Bald eagles are the symbol for America, so it’s always big news when they choose to nest in an area or community. In the state of Illinois this spring, an eagle’s nest is getting even more attention than usual. In a rare turn of events, three adult eagles are raising eaglets together in one nest. Usually eagles nest in pairs, one male and one female. In this nest in the Upper Mississippi River Wildlife Refuge there are two males and one female, and they are all working together to raise three fluffy chicks. According to a refuge spokesperson, all three birds — the males Valor I and Valor II and the female Starr — “take part in nest maintenance … and raising the young.” Wild animals and birds often make news by doing unusual things or showing unusual skills. In the newspaper or online, find and closely read a story about wildlife acting this way. Think like a scientist and write a short paragraph explaining the significance of this behavior and how it adds to people’s knowledge about the species.

Common Core State Standards: Writing informative/explanatory texts to examine a topic and convey ideas and information clearly; citing specific textual evidence when writing or speaking to support conclusions.

4. He Runs On and On

The Boston Marathon is one of the world’s most famous races for distance runners. It is run rain or shine each April, and it covers 26.2 miles in and around the city of Boston in Massachusetts. Finishing the race is a challenge for every runner, and this year one met the challenge for the 52nd straight time. Ben Beach of Bethesda, Maryland, completed the course in just over six hours to extend his Marathon record for consecutive years finishing the race. Beach, now 69, ran his first Marathon in 1968, when he was a student at Harvard University across the Charles River from Boston. He plans to be back again next year, to compete for the first time as a 70-year-old. Ben Beach’s Boston Marathon record was achieved over many years. In the newspaper or online, find and closely read another story about someone achieving success over many years. Use what you read to write a letter to the editor, calling attention to the skills and personal qualities needed to be successful over a long time — and how they could inspire others.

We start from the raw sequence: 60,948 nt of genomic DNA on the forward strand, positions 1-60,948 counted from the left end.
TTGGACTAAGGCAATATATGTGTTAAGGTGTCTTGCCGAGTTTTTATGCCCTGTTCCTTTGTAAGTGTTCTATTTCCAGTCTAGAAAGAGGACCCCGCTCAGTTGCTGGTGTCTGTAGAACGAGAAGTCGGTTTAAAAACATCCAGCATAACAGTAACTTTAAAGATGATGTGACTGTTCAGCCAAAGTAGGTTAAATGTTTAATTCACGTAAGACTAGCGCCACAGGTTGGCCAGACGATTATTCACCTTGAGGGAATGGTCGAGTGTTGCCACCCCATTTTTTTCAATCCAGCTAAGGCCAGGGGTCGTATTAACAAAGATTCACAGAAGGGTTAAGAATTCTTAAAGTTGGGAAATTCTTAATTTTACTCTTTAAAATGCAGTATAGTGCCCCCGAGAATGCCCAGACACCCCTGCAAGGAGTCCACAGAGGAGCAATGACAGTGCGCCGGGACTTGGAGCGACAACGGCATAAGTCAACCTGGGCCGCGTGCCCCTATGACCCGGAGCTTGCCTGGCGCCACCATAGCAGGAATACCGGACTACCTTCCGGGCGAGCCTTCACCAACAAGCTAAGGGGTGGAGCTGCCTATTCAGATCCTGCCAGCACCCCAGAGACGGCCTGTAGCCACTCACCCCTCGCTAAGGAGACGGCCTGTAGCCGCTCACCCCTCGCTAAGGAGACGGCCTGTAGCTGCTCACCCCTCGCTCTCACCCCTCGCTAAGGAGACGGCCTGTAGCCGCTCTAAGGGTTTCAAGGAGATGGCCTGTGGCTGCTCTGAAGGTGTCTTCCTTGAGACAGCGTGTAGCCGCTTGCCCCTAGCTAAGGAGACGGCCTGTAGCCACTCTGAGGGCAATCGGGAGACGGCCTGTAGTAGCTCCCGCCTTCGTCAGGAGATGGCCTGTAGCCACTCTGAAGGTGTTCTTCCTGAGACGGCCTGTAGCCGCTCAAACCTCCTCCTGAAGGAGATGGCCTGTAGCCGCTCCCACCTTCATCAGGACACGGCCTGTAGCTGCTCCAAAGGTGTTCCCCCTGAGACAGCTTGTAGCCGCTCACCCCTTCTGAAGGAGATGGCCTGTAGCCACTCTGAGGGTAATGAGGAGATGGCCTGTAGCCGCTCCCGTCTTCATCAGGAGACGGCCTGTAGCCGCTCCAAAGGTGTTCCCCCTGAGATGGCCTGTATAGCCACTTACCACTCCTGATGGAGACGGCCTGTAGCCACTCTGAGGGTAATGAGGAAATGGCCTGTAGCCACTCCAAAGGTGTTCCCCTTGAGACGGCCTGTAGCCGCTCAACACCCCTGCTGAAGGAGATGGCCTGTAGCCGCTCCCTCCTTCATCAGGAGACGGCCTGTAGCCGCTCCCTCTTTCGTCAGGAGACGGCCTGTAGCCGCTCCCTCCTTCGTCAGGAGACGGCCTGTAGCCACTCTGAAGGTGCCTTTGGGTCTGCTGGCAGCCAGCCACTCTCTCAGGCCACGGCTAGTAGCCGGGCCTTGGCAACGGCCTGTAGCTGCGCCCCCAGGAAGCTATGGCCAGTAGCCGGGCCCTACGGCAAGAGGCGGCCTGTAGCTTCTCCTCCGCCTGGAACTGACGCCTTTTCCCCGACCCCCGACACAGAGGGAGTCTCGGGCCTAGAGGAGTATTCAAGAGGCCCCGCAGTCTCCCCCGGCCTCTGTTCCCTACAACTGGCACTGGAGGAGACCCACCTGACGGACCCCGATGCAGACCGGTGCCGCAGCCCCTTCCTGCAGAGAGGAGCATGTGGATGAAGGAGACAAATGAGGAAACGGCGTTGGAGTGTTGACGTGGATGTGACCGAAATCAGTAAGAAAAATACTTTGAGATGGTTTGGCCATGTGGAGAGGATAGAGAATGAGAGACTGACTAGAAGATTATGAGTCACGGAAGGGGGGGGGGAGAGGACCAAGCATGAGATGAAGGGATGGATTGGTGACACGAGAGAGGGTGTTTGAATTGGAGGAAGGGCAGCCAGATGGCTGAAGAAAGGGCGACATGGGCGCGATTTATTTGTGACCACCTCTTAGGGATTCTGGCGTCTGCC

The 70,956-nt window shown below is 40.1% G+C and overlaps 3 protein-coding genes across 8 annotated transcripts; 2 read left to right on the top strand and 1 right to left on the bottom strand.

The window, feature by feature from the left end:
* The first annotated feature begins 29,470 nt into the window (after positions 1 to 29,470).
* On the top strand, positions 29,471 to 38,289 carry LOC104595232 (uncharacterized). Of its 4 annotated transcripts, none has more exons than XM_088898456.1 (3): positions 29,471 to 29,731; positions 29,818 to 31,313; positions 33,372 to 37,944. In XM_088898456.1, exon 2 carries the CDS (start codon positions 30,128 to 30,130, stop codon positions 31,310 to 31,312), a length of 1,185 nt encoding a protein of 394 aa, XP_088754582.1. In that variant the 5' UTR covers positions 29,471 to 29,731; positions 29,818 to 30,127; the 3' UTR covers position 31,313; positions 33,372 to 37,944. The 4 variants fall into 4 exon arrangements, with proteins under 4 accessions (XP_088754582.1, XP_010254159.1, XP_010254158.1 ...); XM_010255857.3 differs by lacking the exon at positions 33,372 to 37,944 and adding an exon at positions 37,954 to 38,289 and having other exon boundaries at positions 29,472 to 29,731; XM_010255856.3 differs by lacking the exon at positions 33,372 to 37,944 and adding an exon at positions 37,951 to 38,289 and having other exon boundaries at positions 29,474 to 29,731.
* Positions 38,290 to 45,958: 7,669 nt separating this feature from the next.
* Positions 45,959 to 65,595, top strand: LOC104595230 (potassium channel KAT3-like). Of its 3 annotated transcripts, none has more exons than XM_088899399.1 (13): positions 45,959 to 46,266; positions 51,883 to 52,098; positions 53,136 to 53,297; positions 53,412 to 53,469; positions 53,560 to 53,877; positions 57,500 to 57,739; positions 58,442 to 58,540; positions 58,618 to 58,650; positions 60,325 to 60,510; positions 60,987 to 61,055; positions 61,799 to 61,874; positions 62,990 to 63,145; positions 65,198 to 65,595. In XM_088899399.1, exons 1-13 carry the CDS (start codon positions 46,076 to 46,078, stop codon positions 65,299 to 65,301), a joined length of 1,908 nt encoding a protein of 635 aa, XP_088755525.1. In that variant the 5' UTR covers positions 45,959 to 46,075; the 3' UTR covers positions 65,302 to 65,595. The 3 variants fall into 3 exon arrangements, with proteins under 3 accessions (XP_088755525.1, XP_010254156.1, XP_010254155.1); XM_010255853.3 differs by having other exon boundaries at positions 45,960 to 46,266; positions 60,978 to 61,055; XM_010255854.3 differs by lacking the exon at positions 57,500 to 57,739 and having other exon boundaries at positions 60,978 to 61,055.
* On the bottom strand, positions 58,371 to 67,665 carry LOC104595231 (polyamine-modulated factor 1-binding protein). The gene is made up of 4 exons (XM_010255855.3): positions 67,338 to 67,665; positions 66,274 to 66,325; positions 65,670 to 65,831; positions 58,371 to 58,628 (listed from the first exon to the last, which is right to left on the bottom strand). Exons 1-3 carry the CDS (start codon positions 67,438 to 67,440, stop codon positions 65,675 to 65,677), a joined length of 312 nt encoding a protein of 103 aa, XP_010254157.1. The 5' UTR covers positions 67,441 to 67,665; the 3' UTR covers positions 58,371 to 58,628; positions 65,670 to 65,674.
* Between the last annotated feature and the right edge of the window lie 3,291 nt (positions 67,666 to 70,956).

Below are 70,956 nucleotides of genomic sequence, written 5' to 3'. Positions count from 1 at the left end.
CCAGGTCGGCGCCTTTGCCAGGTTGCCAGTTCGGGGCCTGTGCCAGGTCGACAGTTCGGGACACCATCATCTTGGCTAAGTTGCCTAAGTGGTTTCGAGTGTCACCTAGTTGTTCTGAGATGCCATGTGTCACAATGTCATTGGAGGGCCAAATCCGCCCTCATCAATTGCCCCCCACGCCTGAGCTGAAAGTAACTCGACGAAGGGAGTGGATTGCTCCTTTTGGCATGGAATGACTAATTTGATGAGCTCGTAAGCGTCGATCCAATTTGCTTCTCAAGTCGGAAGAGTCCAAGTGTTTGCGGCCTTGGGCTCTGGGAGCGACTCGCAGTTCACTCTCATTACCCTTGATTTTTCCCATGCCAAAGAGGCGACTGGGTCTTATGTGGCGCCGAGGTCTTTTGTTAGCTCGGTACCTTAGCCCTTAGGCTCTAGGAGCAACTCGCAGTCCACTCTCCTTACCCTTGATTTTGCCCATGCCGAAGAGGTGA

Common Core State Standards: Reading closely what a text says explicitly and to make logical inferences from it; producing clear and coherent writing in which the development, organization and style are appropriate to the task.

5. Sleeper Recall

Getting babies to sleep is one of the great challenges to parents. So many were distressed when one of the most popular sleep cradles was recalled by its manufacturer this month. Fisher-Price recalled nearly 5 million Rock ’n Play Sleepers after reports that more than 30 babies had died over an eight-year period using the device. The U.S. Consumer Product Safety Commission said the deaths occurred “after the infants rolled over while unrestrained, or under other circumstances.” The recall occurred three days after doctors in the American Academy of Pediatrics publicly called the sleepers dangerous. “This product is deadly,” the academy president said. The nation’s Consumer Product Safety Commission works to make sure products offered to the public are safe to use. It monitors a wide range of products and calls attention to issues or problems. In the newspaper or online, find and closely read stories about warnings or actions of the commission. Use what you read to assess one action and why it was important.

Common Core State Standards: Conducting short research projects that build knowledge about a topic; citing specific textual evidence when writing or speaking to support conclusions.